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For One Professor, Seamus Heaney Visit Has Been a Life's Work

Feb. 27, 2013

The Beall Poetry Festival, an annual event hosted by Baylor's English department, kicks off its season next Monday with a special event. Seamus Heaney, the Nobel-prize winning author from Northern Ireland, will read his poetry in an event that is free and open to the public.

Poetry and Peace

The event marks the second time in the last ten years that Baylor will host a Nobel-prize winner. Derek Walcott presented at the Beall festival in 2007.

"We are expecting a huge crowd," says Richard Russell. Russell, the director of this year's festival and a professor in Baylor's English department, has been working toward this day for many years.

"We first tried to get Heaney in 2010, but he had health issues," says Russell. "And, this year Heaney's agent told us he would only do an American tour in the fall, so it didn't look like we would get him."

But, that changed - largely thanks to Russell.

"I sent him a copy of my book and that started a conversation that eventually led to this event," says Russell. The book is called Poetry and Peace: Michael Longley, Seamus Heaney, and Northern Ireland. Using poetry, Russell shows how Longley and Heaney brought ideas about reconciliation to a large audience within Northern Ireland and ultimately the world.

Russell's interest in Heaney began more than a decade ago when Russell was a graduate student at the University of North Carolina. "I remember hearing people talking about him, but I didn't know who he was," says Russell. "Then, I read this essay called 'Sense of Place,' and that really launched me into Heaney studies.

"In the essay, Heaney talks about a real primal connection to the land. At the same time, he is living at a type of crossroads. Ireland has a rich cultural heritage that includes pagan and folk influences. But, there is also evidence of British imperial presence and a history of religious tension. Heaney seems to me to be able to not only explore that divided heritage but also offer potential avenues for reconciliation."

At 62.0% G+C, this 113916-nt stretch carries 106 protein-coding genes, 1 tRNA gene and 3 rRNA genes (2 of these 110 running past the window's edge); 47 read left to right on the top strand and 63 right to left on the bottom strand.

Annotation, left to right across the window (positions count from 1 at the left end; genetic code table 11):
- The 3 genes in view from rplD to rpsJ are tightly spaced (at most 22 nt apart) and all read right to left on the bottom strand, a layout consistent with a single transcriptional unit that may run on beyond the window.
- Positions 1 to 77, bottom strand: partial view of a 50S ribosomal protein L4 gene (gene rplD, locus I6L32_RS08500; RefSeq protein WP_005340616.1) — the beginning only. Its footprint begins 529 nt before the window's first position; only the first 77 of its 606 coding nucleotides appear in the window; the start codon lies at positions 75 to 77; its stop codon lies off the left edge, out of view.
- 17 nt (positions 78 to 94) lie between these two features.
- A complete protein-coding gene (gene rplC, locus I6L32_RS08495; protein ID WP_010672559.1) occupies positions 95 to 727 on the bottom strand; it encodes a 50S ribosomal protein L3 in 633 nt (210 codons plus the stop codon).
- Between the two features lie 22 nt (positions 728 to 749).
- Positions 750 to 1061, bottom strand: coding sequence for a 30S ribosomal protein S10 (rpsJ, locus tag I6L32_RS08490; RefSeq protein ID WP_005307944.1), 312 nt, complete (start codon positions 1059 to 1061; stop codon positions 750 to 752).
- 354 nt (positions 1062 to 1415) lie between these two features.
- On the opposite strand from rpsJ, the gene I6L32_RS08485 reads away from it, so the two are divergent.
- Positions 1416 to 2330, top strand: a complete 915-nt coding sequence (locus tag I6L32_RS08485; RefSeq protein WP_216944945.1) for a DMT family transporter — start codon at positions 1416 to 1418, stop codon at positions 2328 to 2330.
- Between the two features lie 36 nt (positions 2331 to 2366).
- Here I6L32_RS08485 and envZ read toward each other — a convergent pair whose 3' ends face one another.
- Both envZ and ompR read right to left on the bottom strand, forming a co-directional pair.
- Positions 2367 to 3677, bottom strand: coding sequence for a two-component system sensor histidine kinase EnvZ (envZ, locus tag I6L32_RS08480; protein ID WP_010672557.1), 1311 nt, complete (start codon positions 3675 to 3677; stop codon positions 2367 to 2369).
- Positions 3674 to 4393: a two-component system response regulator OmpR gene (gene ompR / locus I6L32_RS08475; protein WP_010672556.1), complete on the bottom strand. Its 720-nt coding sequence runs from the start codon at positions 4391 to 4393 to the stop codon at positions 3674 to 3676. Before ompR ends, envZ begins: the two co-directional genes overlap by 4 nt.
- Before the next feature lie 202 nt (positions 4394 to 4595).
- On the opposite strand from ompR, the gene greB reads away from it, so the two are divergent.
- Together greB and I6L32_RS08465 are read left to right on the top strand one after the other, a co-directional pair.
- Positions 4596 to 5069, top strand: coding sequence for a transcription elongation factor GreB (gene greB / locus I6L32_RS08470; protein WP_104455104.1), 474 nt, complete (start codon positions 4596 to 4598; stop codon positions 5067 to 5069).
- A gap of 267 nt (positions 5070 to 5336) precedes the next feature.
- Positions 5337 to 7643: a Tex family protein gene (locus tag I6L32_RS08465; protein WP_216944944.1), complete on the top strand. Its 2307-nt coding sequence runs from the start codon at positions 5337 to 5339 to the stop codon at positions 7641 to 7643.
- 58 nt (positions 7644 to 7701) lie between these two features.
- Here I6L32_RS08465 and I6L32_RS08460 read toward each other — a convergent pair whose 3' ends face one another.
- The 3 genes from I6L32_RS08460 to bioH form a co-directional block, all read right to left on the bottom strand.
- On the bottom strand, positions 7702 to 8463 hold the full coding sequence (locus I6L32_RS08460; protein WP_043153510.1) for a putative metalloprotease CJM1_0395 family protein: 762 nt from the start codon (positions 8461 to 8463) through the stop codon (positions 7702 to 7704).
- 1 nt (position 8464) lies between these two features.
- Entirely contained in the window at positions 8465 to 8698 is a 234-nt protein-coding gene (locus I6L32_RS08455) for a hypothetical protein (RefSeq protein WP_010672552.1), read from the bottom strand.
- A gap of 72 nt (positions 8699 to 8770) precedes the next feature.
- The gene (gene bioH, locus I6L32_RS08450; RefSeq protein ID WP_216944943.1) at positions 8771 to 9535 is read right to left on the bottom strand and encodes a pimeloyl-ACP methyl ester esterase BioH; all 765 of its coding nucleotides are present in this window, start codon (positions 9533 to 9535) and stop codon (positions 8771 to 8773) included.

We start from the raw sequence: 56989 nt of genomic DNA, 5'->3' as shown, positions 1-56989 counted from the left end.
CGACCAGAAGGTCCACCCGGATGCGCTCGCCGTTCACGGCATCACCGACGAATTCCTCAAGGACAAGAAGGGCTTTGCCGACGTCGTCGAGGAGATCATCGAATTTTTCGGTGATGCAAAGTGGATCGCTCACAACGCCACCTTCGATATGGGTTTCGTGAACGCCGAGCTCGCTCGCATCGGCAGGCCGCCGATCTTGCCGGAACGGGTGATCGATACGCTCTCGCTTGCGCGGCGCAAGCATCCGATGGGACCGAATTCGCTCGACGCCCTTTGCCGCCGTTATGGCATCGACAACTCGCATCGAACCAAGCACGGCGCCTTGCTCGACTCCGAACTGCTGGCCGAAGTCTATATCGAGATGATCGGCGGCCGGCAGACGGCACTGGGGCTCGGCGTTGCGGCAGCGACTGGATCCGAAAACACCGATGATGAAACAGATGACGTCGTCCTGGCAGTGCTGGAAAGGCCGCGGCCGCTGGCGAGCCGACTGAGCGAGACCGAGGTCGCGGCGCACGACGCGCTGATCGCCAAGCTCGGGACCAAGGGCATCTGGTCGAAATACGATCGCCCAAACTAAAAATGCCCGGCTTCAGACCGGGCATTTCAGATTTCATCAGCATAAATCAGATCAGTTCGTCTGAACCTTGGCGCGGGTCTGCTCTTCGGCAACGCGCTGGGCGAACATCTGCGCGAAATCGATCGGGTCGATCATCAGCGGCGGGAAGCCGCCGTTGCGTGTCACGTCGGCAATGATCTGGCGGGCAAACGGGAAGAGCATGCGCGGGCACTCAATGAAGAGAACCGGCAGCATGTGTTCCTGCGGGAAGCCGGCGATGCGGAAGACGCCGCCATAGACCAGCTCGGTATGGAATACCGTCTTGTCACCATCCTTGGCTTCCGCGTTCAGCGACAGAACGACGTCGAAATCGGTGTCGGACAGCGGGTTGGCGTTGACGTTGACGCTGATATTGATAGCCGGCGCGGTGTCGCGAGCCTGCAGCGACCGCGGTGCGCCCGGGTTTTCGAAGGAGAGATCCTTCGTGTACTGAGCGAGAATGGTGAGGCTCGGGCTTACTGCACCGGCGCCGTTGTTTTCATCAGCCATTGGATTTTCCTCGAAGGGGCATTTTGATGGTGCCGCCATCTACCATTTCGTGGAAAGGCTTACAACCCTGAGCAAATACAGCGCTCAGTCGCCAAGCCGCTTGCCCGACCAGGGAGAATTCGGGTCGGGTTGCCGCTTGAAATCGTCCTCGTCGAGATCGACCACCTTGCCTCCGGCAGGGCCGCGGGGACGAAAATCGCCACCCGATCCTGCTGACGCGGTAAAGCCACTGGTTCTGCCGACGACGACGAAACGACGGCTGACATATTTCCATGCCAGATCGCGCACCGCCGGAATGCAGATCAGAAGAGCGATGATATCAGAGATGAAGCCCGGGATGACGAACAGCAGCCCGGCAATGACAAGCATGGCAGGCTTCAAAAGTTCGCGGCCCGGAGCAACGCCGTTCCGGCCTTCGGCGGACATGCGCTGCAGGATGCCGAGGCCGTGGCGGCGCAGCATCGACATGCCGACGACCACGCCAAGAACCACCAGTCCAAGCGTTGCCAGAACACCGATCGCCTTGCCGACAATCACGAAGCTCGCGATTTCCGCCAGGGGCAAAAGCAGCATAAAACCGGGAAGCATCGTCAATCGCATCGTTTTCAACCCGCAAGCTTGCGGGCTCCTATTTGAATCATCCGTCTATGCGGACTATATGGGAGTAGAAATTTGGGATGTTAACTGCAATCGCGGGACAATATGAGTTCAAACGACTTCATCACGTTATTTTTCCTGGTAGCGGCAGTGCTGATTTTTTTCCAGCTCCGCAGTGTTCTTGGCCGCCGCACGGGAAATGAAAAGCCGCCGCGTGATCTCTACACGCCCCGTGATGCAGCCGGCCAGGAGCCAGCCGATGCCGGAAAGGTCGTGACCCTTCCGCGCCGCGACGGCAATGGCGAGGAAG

Immediately, Russell noticed connections with his own life and experiences. "Having grown up in the South in a somewhat divided culture, the essay really resonated with me." Russell ended up changing his focus from Southern Literature to Irish, and his dissertation included chapters on Heaney and Longley that would eventually form the book Poetry and Peace. Notre Dame published the book in November 2010, and the book went on to win two awards.

"It's been really well-received," Russell says. "It seems to cross departmental boundaries - English, of course, but also religion, history, theology, and peace studies."

Russell's next project, Seamus Heaney's Regions, is already under review for publication. "The idea of regions is something I've looked at here and there," says Russell. "I think it is sort of a concept that can expand out from Heaney's home region in Northern Ireland to something like transnationalism. I see him like Dante - someone who is faithful to the local but also with universal applications.

"Poetry and Peace really focused on the poems," Russell says. "This new book will look more deeply into the essays, the stage plays, and things like his radio work for BBC. So, I'm trying to cover a lot of genres from Heaney that aren't usually considered."

Heaney will read from his poetry on Monday in the Jones Concert Hall in the Glennis McCrary Music Building. The event begins at 7pm and is open to the public. Doors open at 6:30.

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